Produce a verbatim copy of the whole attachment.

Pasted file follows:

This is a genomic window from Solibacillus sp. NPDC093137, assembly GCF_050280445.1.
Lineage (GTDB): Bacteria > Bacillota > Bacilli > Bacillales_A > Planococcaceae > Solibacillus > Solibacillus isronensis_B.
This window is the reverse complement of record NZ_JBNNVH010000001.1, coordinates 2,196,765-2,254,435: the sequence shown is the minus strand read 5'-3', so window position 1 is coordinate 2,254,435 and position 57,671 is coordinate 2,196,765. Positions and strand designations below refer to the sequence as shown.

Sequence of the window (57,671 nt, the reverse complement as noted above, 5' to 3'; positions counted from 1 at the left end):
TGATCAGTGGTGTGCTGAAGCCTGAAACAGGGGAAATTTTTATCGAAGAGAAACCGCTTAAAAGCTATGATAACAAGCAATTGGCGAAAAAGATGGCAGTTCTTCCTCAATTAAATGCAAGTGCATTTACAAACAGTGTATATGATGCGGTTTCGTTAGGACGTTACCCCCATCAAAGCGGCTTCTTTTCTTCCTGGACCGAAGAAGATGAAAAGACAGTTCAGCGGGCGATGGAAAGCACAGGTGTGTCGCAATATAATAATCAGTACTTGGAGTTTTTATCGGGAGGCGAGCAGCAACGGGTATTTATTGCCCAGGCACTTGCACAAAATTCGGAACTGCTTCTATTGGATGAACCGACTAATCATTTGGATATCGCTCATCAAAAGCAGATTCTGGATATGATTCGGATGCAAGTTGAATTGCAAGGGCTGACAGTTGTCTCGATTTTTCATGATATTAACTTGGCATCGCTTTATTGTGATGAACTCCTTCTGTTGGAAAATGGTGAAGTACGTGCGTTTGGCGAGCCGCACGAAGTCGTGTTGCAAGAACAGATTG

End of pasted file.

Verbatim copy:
This is a genomic window from Solibacillus sp. NPDC093137, assembly GCF_050280445.1.
Lineage (GTDB): Bacteria > Bacillota > Bacilli > Bacillales_A > Planococcaceae > Solibacillus > Solibacillus isronensis_B.
This window is the reverse complement of record NZ_JBNNVH010000001.1, coordinates 2,196,765-2,254,435: the sequence shown is the minus strand read 5'-3', so window position 1 is coordinate 2,254,435 and position 57,671 is coordinate 2,196,765. Positions and strand designations below refer to the sequence as shown.

Sequence of the window (57,671 nt, the reverse complement as noted above, 5' to 3'; positions counted from 1 at the left end):
TGATCAGTGGTGTGCTGAAGCCTGAAACAGGGGAAATTTTTATCGAAGAGAAACCGCTTAAAAGCTATGATAACAAGCAATTGGCGAAAAAGATGGCAGTTCTTCCTCAATTAAATGCAAGTGCATTTACAAACAGTGTATATGATGCGGTTTCGTTAGGACGTTACCCCCATCAAAGCGGCTTCTTTTCTTCCTGGACCGAAGAAGATGAAAAGACAGTTCAGCGGGCGATGGAAAGCACAGGTGTGTCGCAATATAATAATCAGTACTTGGAGTTTTTATCGGGAGGCGAGCAGCAACGGGTATTTATTGCCCAGGCACTTGCACAAAATTCGGAACTGCTTCTATTGGATGAACCGACTAATCATTTGGATATCGCTCATCAAAAGCAGATTCTGGATATGATTCGGATGCAAGTTGAATTGCAAGGGCTGACAGTTGTCTCGATTTTTCATGATATTAACTTGGCATCGCTTTATTGTGATGAACTCCTTCTGTTGGAAAATGGTGAAGTACGTGCGTTTGGCGAGCCGCACGAAGTCGTGTTGCAAGAACAGATTG